Wednesday, 11 September 2019
Prostate Cancer, Frawley, Mr Danny
This year over 19,000 Australian men will be diagnosed with prostate cancer. Twenty-five per cent of all men who receive a dreaded cancer diagnosis from their doctor will have prostate cancer. 3,500 Australian men are taken from their loved ones by this disease each year. That is, nine men in Australia die from prostate cancer every single day. No cancer affects more Australian men than prostate cancer, and when it strikes it is either deadly or life altering.
Despite its prevalence and the fact that one in seven Australian men will receive a diagnosis at some point in their lives, we don't hear much about it. In fact more people die each year of prostate cancer than breast cancer; but while we all, women and men, know the risks and warning signs of breast cancer, I'm sure we could not say the same of prostate cancer. That's why the Prostate Cancer Foundation of Australia is working to change that. One of the ways it does that is through the Big Aussie Barbie that so many of us in this place attended today. This year is the 10th anniversary of the Big Aussie Barbie, and it will reach more Australians, raise more awareness and bring in more funds than ever. For 10 years Australians have been coming together for a very good cause. This year the barbecue has already exceeded its fund-raising target by over 30 per cent.
Later this week I will be adding my support to this great cause with a barbecue hosted at my electorate office. Coming along to the barbecue will be members of the Ballarat Prostate Cancer Support Group, made up of survivors of prostate cancer and men who are still fighting the disease. There will be doctors and there will be friends and family members of those who have not survived their cancer. Events like this will be occurring right around the country. All these people are coming together not only to raise important funds for prostate cancer research but also to support one another. Those who have experience of cancer themselves or a loved one's diagnosis—and that's most of us—know that it is not easy and it is not a fight that you can do or should do alone. Support groups like the one to be celebrated in my barbecue are really important.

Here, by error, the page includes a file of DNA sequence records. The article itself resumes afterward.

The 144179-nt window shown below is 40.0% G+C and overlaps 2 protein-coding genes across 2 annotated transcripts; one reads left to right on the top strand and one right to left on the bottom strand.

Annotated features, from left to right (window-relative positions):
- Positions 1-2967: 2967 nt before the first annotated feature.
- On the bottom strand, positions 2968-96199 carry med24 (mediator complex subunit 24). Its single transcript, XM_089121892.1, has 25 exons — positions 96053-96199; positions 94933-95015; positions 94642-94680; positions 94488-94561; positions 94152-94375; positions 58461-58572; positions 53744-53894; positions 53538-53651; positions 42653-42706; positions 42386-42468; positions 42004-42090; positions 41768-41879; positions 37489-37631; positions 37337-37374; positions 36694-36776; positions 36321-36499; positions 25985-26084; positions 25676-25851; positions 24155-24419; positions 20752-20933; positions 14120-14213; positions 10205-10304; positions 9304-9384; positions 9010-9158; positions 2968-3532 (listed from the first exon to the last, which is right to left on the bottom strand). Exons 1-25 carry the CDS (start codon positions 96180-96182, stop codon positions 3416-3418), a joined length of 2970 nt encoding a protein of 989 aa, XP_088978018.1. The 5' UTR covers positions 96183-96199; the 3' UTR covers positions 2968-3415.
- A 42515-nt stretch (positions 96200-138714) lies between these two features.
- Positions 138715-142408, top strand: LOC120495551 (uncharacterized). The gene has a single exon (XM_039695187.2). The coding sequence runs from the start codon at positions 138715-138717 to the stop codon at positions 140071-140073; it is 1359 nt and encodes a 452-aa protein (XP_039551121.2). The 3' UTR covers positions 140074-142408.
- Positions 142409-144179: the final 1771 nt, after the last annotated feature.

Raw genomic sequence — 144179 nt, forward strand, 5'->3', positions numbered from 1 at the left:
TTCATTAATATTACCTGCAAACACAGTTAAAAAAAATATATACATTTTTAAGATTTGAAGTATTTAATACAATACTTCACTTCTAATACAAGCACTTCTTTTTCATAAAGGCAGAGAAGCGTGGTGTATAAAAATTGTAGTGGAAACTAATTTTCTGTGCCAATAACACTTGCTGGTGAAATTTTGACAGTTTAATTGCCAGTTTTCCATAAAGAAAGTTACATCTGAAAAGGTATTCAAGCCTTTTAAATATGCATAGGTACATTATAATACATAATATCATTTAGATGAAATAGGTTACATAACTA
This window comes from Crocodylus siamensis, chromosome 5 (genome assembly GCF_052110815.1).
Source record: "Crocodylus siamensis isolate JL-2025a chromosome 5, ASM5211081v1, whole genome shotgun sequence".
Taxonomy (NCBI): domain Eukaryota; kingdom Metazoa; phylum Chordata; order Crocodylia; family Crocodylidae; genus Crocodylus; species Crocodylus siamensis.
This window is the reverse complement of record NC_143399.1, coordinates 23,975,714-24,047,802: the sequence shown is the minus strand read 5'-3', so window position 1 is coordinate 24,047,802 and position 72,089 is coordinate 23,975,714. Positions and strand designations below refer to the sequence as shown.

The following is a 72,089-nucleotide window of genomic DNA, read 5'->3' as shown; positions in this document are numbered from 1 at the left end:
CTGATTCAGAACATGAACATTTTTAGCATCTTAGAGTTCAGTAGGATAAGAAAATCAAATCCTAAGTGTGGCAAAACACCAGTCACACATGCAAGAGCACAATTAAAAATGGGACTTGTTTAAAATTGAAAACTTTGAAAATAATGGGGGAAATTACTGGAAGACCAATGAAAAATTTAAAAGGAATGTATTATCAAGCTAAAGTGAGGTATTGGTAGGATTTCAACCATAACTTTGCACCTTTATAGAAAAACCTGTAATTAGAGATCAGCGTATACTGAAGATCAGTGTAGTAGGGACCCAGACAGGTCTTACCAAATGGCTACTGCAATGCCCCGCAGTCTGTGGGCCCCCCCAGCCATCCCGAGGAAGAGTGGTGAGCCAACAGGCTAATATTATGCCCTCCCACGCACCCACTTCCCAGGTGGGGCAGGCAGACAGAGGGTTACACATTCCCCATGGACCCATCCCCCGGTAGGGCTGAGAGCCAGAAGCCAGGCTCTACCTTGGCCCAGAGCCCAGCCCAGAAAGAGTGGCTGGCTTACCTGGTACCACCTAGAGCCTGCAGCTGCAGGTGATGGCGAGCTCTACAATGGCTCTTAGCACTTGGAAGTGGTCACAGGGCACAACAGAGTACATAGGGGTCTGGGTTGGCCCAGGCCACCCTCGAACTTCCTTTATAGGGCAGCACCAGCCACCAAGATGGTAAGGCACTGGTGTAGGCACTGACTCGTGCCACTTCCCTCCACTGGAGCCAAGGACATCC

Importantly, the barbecue is also to raise awareness. As I said, one in seven men will be diagnosed with prostate cancer. All men need to know the symptoms of this cancer and the risk factors to be aware of, because there is a real chance that the knowledge could one day save their life. The risk factors are simple: your age and family history. Prostate cancer is an age-dependent disease, meaning that as you get older the chance of developing it increases. If a close family member has it, you are also more likely to develop prostate cancer, particularly if your family member was diagnosed while young. If you have a family history, it is recommended that men aged over 40 have a chat to their doctor. For those without a family history, the recommended age to talk to your doctor is 50.
The symptoms of prostate cancer are fairly easy to identify. In the early stages, unfortunately, there maybe no symptoms, but in the later stages some symptoms can include feeling the frequent or sudden need to urinate, finding it difficult to urinate, discomfort when urinating, pain in the lower back, upper thighs or hips, or finding blood in urine or semen. These symptoms may not mean you have prostate cancer, but if you experience any of them, please go to your doctor.
The good news is that prostate cancer is survivable. The five-year survival rate is 95 per cent. As always though, the earlier that it is found the better. That's why I and so many across the country are hosting a barbecue this week to show our support. I encourage everybody to get involved.
In the time I have left I also want to briefly make a couple of comments about the sad passing of Danny Frawley this week. Danny is a St Paddie's boy. He is Ballarat through and through. Bungaree spud-farming country is where Danny was born. He has made an amazing contribution, not only to football life—to St Kilda, to Richmond, my own club, and to the many, many boys that he has coached and mentored across those years—but also off the field. He has lent his voice to causes like the Fiona Elsey Cancer Ride in my community. He has mentored many people suffering from depression and lent his voice to so many important causes. As I said, he is Ballarat through and through. We are desperately sad to have lost him. He is someone who is deeply loved, and I know the Bungaree community, his wife, Anita, his mum and the Frawley family, who are so integral in that community, are desperately sad to have lost him. We say thank you for the life of Danny Frawley, who was a great Australian and a great person from Ballarat.